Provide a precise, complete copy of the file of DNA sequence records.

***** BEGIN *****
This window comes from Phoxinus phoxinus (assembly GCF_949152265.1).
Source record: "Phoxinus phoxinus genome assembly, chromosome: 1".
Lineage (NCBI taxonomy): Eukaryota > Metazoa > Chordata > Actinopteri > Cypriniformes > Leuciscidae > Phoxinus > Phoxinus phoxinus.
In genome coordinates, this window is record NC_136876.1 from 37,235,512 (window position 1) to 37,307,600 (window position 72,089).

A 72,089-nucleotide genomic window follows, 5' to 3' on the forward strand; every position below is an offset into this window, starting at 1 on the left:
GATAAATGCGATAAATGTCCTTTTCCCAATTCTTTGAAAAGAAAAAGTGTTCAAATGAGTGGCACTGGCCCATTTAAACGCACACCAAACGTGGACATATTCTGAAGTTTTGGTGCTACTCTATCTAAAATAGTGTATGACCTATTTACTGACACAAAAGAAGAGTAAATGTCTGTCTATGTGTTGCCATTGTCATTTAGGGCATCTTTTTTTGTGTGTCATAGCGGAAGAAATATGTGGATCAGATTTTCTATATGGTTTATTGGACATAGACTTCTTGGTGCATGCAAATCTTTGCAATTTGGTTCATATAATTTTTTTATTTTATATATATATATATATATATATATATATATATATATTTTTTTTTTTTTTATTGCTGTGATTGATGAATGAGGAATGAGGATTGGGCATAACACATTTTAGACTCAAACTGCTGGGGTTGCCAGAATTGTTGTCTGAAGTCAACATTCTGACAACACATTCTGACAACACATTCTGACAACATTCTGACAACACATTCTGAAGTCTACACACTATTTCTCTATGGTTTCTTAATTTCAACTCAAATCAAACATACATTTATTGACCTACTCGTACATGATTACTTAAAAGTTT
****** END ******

This window comes from Phoxinus phoxinus (assembly GCF_949152265.1).
Source record: "Phoxinus phoxinus genome assembly, chromosome: 1".
Lineage (NCBI taxonomy): Eukaryota > Metazoa > Chordata > Actinopteri > Cypriniformes > Leuciscidae > Phoxinus > Phoxinus phoxinus.
In genome coordinates, this window is record NC_136876.1 from 37,235,512 (window position 1) to 37,307,600 (window position 72,089).

A 72,089-nucleotide genomic window follows, 5' to 3' on the forward strand; every position below is an offset into this window, starting at 1 on the left:
GATAAATGCGATAAATGTCCTTTTCCCAATTCTTTGAAAAGAAAAAGTGTTCAAATGAGTGGCACTGGCCCATTTAAACGCACACCAAACGTGGACATATTCTGAAGTTTTGGTGCTACTCTATCTAAAATAGTGTATGACCTATTTACTGACACAAAAGAAGAGTAAATGTCTGTCTATGTGTTGCCATTGTCATTTAGGGCATCTTTTTTTGTGTGTCATAGCGGAAGAAATATGTGGATCAGATTTTCTATATGGTTTATTGGACATAGACTTCTTGGTGCATGCAAATCTTTGCAATTTGGTTCATATAATTTTTTTATTTTATATATATATATATATATATATATATATATATATATTTTTTTTTTTTTTATTGCTGTGATTGATGAATGAGGAATGAGGATTGGGCATAACACATTTTAGACTCAAACTGCTGGGGTTGCCAGAATTGTTGTCTGAAGTCAACATTCTGACAACACATTCTGACAACACATTCTGACAACATTCTGACAACACATTCTGAAGTCTACACACTATTTCTCTATGGTTTCTTAATTTCAACTCAAATCAAACATACATTTATTGACCTACTCGTACATGATTACTTAAAAGTTT